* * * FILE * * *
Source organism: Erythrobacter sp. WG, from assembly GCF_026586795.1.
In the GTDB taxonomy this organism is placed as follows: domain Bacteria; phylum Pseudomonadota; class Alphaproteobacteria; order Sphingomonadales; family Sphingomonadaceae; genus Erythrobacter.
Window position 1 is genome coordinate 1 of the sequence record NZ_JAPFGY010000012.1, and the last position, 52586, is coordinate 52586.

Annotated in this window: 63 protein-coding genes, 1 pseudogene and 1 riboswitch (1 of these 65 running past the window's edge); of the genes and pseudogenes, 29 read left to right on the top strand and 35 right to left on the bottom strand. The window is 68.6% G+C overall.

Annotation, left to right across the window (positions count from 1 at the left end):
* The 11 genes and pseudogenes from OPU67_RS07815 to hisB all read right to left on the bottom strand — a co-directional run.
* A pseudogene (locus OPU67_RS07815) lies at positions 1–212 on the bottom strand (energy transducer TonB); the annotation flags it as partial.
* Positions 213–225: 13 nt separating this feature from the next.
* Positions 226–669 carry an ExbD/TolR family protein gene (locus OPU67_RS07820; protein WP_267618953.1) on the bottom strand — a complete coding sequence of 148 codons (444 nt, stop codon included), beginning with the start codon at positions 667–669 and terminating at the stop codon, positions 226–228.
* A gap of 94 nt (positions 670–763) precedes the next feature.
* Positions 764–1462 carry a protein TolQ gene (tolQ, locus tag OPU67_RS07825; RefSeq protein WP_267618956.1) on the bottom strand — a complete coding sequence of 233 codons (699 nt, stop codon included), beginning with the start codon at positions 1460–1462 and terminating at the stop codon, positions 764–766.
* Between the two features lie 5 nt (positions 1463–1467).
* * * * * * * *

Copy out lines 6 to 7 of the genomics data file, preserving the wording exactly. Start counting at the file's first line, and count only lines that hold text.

* The 11 genes and pseudogenes from OPU67_RS07815 to hisB all read right to left on the bottom strand — a co-directional run.
* A pseudogene (locus OPU67_RS07815) lies at positions 1–212 on the bottom strand (energy transducer TonB); the annotation flags it as partial.